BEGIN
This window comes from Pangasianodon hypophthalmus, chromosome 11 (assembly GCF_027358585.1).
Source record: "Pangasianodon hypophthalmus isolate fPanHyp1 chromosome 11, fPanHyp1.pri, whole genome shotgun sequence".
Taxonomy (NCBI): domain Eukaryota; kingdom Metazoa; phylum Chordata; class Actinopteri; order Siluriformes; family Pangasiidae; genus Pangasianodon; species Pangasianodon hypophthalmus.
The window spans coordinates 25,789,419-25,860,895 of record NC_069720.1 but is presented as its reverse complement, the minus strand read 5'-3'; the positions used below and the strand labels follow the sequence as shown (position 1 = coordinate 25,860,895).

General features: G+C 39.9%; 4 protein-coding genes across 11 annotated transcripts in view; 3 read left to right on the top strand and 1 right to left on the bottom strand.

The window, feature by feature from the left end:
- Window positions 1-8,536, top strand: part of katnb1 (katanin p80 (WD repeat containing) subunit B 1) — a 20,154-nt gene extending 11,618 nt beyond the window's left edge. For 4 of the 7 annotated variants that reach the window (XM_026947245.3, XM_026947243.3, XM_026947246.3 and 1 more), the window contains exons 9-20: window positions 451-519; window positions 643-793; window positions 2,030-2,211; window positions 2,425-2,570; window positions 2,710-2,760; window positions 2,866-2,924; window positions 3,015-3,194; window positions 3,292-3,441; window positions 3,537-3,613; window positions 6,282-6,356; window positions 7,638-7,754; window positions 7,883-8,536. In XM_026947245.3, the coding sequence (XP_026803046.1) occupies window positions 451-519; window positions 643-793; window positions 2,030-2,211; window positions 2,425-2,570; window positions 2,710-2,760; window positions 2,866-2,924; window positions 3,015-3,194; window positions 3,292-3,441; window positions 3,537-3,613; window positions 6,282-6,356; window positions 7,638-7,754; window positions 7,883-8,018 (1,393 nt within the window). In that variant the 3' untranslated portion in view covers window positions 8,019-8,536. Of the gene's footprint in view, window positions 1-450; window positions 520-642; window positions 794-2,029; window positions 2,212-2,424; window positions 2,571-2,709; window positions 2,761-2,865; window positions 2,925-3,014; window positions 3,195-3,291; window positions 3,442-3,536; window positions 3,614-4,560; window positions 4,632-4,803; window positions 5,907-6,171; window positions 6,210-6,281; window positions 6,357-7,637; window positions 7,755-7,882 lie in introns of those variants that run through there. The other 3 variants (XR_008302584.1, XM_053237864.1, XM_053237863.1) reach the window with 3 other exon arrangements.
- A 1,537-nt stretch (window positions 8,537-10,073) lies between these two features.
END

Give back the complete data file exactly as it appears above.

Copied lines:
This window comes from Pangasianodon hypophthalmus, chromosome 11 (assembly GCF_027358585.1).
Source record: "Pangasianodon hypophthalmus isolate fPanHyp1 chromosome 11, fPanHyp1.pri, whole genome shotgun sequence".
Taxonomy (NCBI): domain Eukaryota; kingdom Metazoa; phylum Chordata; class Actinopteri; order Siluriformes; family Pangasiidae; genus Pangasianodon; species Pangasianodon hypophthalmus.
The window spans coordinates 25,789,419-25,860,895 of record NC_069720.1 but is presented as its reverse complement, the minus strand read 5'-3'; the positions used below and the strand labels follow the sequence as shown (position 1 = coordinate 25,860,895).

General features: G+C 39.9%; 4 protein-coding genes across 11 annotated transcripts in view; 3 read left to right on the top strand and 1 right to left on the bottom strand.

The window, feature by feature from the left end:
- Window positions 1-8,536, top strand: part of katnb1 (katanin p80 (WD repeat containing) subunit B 1) — a 20,154-nt gene extending 11,618 nt beyond the window's left edge. For 4 of the 7 annotated variants that reach the window (XM_026947245.3, XM_026947243.3, XM_026947246.3 and 1 more), the window contains exons 9-20: window positions 451-519; window positions 643-793; window positions 2,030-2,211; window positions 2,425-2,570; window positions 2,710-2,760; window positions 2,866-2,924; window positions 3,015-3,194; window positions 3,292-3,441; window positions 3,537-3,613; window positions 6,282-6,356; window positions 7,638-7,754; window positions 7,883-8,536. In XM_026947245.3, the coding sequence (XP_026803046.1) occupies window positions 451-519; window positions 643-793; window positions 2,030-2,211; window positions 2,425-2,570; window positions 2,710-2,760; window positions 2,866-2,924; window positions 3,015-3,194; window positions 3,292-3,441; window positions 3,537-3,613; window positions 6,282-6,356; window positions 7,638-7,754; window positions 7,883-8,018 (1,393 nt within the window). In that variant the 3' untranslated portion in view covers window positions 8,019-8,536. Of the gene's footprint in view, window positions 1-450; window positions 520-642; window positions 794-2,029; window positions 2,212-2,424; window positions 2,571-2,709; window positions 2,761-2,865; window positions 2,925-3,014; window positions 3,195-3,291; window positions 3,442-3,536; window positions 3,614-4,560; window positions 4,632-4,803; window positions 5,907-6,171; window positions 6,210-6,281; window positions 6,357-7,637; window positions 7,755-7,882 lie in introns of those variants that run through there. The other 3 variants (XR_008302584.1, XM_053237864.1, XM_053237863.1) reach the window with 3 other exon arrangements.
- A 1,537-nt stretch (window positions 8,537-10,073) lies between these two features.